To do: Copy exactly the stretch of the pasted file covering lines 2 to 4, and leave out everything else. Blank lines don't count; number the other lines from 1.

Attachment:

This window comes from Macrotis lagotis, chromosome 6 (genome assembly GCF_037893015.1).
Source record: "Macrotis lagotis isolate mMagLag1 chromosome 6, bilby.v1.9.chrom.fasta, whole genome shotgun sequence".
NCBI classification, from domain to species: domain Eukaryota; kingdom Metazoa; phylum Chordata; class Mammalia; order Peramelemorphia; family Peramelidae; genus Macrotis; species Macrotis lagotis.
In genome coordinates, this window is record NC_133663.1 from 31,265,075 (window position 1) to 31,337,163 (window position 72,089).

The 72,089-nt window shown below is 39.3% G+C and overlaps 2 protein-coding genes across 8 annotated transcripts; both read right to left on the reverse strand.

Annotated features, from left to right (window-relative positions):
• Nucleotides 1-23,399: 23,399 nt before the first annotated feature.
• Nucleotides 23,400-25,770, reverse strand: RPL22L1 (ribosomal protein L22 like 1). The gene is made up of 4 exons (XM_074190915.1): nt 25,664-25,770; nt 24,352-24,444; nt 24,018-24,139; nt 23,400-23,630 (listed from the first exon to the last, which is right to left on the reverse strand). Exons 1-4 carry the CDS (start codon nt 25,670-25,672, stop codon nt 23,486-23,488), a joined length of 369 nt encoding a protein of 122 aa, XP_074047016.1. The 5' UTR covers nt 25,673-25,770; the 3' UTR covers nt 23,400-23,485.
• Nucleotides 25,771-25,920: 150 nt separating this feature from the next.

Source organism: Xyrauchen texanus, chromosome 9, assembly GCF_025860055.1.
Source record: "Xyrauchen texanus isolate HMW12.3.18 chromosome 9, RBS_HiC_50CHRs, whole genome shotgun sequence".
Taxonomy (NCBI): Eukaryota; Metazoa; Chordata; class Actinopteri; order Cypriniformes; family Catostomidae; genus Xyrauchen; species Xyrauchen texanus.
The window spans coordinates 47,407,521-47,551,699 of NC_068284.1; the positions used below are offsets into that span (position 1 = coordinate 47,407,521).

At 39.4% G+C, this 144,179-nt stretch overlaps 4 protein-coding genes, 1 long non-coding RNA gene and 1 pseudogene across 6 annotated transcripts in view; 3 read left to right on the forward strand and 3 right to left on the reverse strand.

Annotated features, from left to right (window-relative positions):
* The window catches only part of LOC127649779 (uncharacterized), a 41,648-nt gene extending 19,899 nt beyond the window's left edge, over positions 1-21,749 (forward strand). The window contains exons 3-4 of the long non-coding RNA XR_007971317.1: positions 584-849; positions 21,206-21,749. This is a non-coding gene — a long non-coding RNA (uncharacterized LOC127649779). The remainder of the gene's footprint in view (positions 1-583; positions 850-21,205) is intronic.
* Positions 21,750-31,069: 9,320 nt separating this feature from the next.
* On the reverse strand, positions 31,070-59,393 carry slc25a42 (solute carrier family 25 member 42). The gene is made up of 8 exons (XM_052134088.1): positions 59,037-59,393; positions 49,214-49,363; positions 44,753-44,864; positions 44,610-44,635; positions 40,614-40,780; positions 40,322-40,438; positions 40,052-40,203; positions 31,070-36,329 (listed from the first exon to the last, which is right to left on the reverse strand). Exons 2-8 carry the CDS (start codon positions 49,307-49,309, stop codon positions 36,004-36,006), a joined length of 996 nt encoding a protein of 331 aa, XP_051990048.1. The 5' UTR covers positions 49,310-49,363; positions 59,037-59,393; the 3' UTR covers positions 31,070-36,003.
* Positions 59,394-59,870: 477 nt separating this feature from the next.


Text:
Source record: "Macrotis lagotis isolate mMagLag1 chromosome 6, bilby.v1.9.chrom.fasta, whole genome shotgun sequence".
NCBI classification, from domain to species: domain Eukaryota; kingdom Metazoa; phylum Chordata; class Mammalia; order Peramelemorphia; family Peramelidae; genus Macrotis; species Macrotis lagotis.
In genome coordinates, this window is record NC_133663.1 from 31,265,075 (window position 1) to 31,337,163 (window position 72,089).